Final Nuclear Deal and Iran-China Relations

Thursday, February 26, 2015

Masoud Rezaei
Ph.D. in International Relations &
Visiting Research Fellow at the Institute for Middle East Strategic Studies

As time goes by, relations between Iran and China are changing, so that, during upcoming months, political and economic ties between the two countries may take a new course different from the past. Just recently, Ali Akbar Velayati, President of Iranian Expediency Council’s Center for Strategic Research, said Chinese President Xi Jinping, is expected to visit Iran in the near future. The visit will be a sign of Beijing’s determination to engage more closely with Iran following the conclusion of a final deal over the Islamic Republic’s nuclear program. Now, assuming that the final nuclear deal is signed between Iran and the member states of the P5+1 group of countries as expected, the result will be cancellation of certain sanctions imposed by the United States, the European Union, and the United Nations Security Council on Iran. It goes without saying that Iran will be offered with a wide variety of opportunities when such an agreement is signed. Therefore, it is not difficult to guess that such a visit at this level will be probably planned in a way that Xi Jinping will visit Iran soon following the conclusion of the final deal over Iran's nuclear program in order to outdo European rivals in taking advantage of the new opportunities in Iran.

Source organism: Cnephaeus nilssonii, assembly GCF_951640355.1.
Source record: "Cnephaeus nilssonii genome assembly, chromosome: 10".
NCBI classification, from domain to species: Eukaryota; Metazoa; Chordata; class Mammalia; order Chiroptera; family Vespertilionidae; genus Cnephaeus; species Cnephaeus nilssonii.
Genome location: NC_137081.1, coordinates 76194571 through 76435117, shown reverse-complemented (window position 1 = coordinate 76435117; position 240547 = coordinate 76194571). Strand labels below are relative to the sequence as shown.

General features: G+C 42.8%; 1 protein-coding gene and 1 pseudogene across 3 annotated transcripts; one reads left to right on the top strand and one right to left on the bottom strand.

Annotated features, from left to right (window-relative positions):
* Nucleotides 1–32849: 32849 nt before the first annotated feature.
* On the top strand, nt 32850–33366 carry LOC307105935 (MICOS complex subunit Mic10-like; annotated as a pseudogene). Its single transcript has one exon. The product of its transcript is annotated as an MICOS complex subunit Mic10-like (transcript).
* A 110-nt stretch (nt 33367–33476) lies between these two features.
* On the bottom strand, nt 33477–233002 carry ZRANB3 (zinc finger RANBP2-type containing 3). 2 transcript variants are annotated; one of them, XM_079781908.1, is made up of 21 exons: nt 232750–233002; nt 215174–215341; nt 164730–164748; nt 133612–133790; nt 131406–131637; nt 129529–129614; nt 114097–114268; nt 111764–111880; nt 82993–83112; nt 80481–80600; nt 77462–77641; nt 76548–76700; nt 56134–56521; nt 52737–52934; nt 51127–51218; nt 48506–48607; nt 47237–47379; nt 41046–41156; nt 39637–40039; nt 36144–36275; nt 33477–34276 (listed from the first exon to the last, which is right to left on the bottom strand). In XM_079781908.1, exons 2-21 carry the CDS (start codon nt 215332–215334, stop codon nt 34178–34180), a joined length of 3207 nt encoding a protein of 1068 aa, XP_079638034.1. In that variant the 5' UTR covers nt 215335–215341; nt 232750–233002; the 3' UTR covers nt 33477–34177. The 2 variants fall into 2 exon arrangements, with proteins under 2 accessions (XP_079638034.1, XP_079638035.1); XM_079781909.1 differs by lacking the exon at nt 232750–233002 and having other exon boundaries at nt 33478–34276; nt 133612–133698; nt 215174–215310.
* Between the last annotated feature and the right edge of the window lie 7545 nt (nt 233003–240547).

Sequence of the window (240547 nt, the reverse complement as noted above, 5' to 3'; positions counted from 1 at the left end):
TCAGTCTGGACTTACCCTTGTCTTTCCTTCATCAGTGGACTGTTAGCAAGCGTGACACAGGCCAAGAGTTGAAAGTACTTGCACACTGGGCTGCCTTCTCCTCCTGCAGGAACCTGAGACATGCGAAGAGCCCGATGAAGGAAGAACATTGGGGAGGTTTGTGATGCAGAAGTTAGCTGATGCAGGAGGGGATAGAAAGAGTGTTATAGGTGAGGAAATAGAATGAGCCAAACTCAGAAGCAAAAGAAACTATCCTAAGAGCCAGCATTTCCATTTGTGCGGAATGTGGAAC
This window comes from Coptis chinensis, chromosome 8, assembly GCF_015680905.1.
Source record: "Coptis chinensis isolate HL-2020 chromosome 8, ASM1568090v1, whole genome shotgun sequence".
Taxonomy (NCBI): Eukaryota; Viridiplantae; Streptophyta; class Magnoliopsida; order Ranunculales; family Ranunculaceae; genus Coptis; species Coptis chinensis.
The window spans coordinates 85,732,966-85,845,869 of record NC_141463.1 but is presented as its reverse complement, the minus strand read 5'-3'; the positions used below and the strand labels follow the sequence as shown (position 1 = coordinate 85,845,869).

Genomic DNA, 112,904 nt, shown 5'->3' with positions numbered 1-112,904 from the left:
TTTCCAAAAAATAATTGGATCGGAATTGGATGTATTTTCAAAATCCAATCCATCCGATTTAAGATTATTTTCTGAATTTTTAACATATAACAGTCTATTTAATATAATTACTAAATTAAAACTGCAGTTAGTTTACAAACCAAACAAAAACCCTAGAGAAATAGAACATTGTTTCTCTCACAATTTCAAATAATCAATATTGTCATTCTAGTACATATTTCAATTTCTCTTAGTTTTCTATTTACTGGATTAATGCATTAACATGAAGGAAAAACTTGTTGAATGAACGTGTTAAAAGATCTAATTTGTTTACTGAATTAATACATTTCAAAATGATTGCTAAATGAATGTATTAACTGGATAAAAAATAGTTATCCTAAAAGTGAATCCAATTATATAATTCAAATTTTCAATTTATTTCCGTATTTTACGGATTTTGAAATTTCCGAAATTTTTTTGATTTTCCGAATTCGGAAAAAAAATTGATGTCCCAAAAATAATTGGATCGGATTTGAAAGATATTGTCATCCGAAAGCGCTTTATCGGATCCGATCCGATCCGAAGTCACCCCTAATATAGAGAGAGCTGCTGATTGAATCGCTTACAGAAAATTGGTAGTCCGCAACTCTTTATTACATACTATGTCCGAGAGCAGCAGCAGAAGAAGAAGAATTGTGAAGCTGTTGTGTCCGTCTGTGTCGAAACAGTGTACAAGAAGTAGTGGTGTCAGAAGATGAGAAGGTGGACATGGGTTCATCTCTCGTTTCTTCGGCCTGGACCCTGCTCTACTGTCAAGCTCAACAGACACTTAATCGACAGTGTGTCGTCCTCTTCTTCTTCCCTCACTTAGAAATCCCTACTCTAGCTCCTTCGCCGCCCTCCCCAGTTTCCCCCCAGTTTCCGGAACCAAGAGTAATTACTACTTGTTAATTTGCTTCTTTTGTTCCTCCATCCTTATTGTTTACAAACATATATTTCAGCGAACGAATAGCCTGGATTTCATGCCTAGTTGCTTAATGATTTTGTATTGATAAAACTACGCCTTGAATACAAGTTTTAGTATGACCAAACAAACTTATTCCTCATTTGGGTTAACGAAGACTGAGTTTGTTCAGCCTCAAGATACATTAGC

Generally speaking, a final nuclear deal will be of high importance to Iran in regional and international terms in view of its economic advantages and due to the expansion that it will bring to the volume of trade between Tehran and Beijing. But apart from that, such an agreement will come with remarkable strategic and geopolitical considerations, which will cover a wide region from the Persian Gulf all the way east to the Indian Ocean and the Strait of Malacca in addition to the entire length of the Silk Road and Central Asia. China is well aware of this issue because this is a reality which is also closely related to the role and position of the United States, as an undeniable actor both on regional and international levels. This issue has raised many questions. For example, will the balance of power between China and the United States change following a final nuclear deal and reduction of tensions between Iran and the West? Or will such a deal give Iran more latitude in international arena, so that, due to its economic interests in the region, China will have to opt for a more pragmatic foreign and security policy with regard to Iran? At present, it is not very easy to answer any of these questions.

China has always looked upon Iran as a political and strategic heavyweight at the heart of the Middle East. However, following the election of the new Iranian administration and the different approach taken by Iran to nuclear talks with the P5+1 group of countries, which led to the conclusion of an interim deal between the two sides in November 2013, legitimacy of international relations between Iran and China has been further increased. Therefore, subsequent to a final agreement, the cost of developing political, economic and defense relations with the new Iran will be greatly reduced for Beijing in the light of increased cooperation between Iran and the West. On the other hand, however, China will have to sustain new costs for drawing the attention of the new Iran in the region.